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The Healthcare Innovation Exchange (HELIX) Centre is a new building with a radical concept; to explore how designers might work together with clinical practitioners in an acute general hospital to improve healthcare. A new idea, for instance, might push the boundaries of innovative technology, or save costs, or it could solve everyday healthcare problems that are often overlooked.

The HELIX is a small but innovative glass and timber cube, slotted into a pedestrian thoroughfare between two towering hospital buildings, part of St Mary’s Hospital, London. Staff and patients at the hospital are welcome to walk into the HELIX Centre where they have the opportunity to talk to a team of designers about their ideas. Together they can respond quickly to complex healthcare issues, turning ideas into prototype products, processes and services.

The HELIX Centre is the result of a collaboration between Imperial College London, Health Trust’s St Mary’s Hospital and the Royal College of Art (RCA) School of Architecture. The philosophy behind is simple: real medical breakthroughs occur when people-centred design and scientific rigour collide. The RCA contributes creativity and user-centred design expertise and Imperial College London contributes clinical, engineering and scientific know-how.

The role of the RCA School of Architecture was fundamental. The studio was designed by the winners of an invited design competition at the RCA School of Architecture, students Ralf Alwani, Joanna Hyland and Matthew Volsen,. The design students were led by Senior Tutor, and Head of Live Projects, Adrian Friend and supported by architects Jamie Fobert and Fernando Rihl, with specialist design team members including structural engineer AKT II, DP9, Gardiner and Theobald, Max Fordham. To rationalise the structure and method of construction the team worked closely with Millimetre, a contractor with a timber workshop with CNC facilities, specialising in combining timber, glass and metal for contemporary interior projects.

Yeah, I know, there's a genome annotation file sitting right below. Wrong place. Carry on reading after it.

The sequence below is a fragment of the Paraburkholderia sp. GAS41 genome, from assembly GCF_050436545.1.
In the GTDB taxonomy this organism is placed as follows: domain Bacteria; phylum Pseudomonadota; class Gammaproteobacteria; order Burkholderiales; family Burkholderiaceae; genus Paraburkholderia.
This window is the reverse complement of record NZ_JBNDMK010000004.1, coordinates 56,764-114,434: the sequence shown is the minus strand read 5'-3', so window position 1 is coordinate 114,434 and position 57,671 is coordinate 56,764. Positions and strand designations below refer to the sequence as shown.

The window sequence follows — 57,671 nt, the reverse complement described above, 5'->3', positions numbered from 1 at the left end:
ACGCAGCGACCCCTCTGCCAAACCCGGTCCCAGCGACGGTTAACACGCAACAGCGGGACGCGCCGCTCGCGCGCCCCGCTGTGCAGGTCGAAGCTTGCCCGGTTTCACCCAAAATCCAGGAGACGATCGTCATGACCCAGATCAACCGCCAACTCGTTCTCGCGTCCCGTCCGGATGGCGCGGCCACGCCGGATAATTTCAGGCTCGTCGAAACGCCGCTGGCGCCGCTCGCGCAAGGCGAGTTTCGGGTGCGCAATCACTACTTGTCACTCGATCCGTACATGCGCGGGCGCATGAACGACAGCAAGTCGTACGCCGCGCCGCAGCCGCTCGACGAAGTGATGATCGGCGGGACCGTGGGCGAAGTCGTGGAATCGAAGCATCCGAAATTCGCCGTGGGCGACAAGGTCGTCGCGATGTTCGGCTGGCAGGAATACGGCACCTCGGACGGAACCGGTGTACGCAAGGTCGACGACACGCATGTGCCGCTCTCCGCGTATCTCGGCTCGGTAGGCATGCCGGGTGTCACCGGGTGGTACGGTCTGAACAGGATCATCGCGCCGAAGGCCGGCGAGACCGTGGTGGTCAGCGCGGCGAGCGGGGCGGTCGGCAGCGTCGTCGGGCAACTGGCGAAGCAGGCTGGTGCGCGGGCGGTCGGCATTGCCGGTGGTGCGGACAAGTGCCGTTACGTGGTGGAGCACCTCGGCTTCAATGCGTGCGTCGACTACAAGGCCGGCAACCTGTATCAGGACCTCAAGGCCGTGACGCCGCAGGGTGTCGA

The HELIX Centre building is a prototype, a simple cube-shaped pavilion which aims to reflect the innovative principles of the HELIX initiative. Timber is used to serve as structure, architecture, interior and furniture. Adrian Friend explains; 'In the HELIX Centre project we tested the application of digital manufacture as a design tool to raise the quality of the architecture and make an end product that epitomises beauty and exudes precision yet is affordable and quick to construct – an approach that mimics how the HELIX Centre will optimise healthcare innovation.' 

The HELIX pavilion is clad with a series of 6mm toughened glass panels, which overlap like roofing tiles, supported by nib-like engineered oak glazing bars. The façade is naturally ventilated by means of oak-cased ‘pockets’. At lower levels the glazing is obscured with a fritted screen print to give privacy while offering enticing glimpses of the timber structure inside. The pavilion is lined with an inner wall of 8mm toughened glass panels, which slot into a groove at the base and are clamped into place by the oak glazing bars. At the eaves a row of clear toughened glass panels line the roof perimeter edge to align with the insulated timber roof, a stressed ply skin waterproofed with a single ply membrane. The ceiling is of birch-faced ply with a white oil finish. Likewise the floor is a stressed ply skin with a birch-faced ply finish.

On entering the HELIX, the warmth and tactile qualities of the timber structure, interior and furnishing are immediately clear. The form of the structure is a series of deep interlocking laminated veneer lumber (LVL) frames, which also act as bookcases, shelves and internal finish. Laminated veneer lumber - with the trade name Kerto-S - was the chosen for its stability to act as a lightweight structure while retaining all the qualities of exposed timber. The central tables were purpose made of WISA-Birch plywood. Floor mounted convection heaters provide low level heating during cooler months.


Imperial College London




RCA Architecture Students




Max Fordham


Gardiner & Theobald LLP


Sydenhams Ltd, Lathams




Marco Godoy


Wood Awards 2015
Small Project - Highly Commended

N.I.C.E Award 2015 - Winner

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